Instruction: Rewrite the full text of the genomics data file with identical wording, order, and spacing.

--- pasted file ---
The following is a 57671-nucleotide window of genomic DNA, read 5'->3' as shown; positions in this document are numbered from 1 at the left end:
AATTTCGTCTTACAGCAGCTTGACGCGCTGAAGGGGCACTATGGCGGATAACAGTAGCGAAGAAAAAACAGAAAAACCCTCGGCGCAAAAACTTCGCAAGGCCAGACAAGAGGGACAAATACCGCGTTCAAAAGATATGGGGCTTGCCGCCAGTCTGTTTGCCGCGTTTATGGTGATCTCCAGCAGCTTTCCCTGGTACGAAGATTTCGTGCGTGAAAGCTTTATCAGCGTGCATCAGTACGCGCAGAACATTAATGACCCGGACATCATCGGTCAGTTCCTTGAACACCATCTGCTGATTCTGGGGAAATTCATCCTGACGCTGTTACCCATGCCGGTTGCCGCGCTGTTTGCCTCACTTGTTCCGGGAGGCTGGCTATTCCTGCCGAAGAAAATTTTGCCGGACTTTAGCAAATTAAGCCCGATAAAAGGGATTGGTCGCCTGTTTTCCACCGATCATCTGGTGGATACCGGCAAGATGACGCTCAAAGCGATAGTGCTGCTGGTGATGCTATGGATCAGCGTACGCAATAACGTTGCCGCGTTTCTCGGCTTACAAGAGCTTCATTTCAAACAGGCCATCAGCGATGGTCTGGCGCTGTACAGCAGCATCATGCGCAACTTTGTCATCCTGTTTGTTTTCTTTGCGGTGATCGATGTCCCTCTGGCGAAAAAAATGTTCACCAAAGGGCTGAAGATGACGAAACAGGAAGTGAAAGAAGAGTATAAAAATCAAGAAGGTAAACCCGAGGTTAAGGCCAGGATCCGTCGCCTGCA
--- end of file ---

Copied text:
The following is a 57671-nucleotide window of genomic DNA, read 5'->3' as shown; positions in this document are numbered from 1 at the left end:
AATTTCGTCTTACAGCAGCTTGACGCGCTGAAGGGGCACTATGGCGGATAACAGTAGCGAAGAAAAAACAGAAAAACCCTCGGCGCAAAAACTTCGCAAGGCCAGACAAGAGGGACAAATACCGCGTTCAAAAGATATGGGGCTTGCCGCCAGTCTGTTTGCCGCGTTTATGGTGATCTCCAGCAGCTTTCCCTGGTACGAAGATTTCGTGCGTGAAAGCTTTATCAGCGTGCATCAGTACGCGCAGAACATTAATGACCCGGACATCATCGGTCAGTTCCTTGAACACCATCTGCTGATTCTGGGGAAATTCATCCTGACGCTGTTACCCATGCCGGTTGCCGCGCTGTTTGCCTCACTTGTTCCGGGAGGCTGGCTATTCCTGCCGAAGAAAATTTTGCCGGACTTTAGCAAATTAAGCCCGATAAAAGGGATTGGTCGCCTGTTTTCCACCGATCATCTGGTGGATACCGGCAAGATGACGCTCAAAGCGATAGTGCTGCTGGTGATGCTATGGATCAGCGTACGCAATAACGTTGCCGCGTTTCTCGGCTTACAAGAGCTTCATTTCAAACAGGCCATCAGCGATGGTCTGGCGCTGTACAGCAGCATCATGCGCAACTTTGTCATCCTGTTTGTTTTCTTTGCGGTGATCGATGTCCCTCTGGCGAAAAAAATGTTCACCAAAGGGCTGAAGATGACGAAACAGGAAGTGAAAGAAGAGTATAAAAATCAAGAAGGTAAACCCGAGGTTAAGGCCAGGATCCGTCGCCTGCA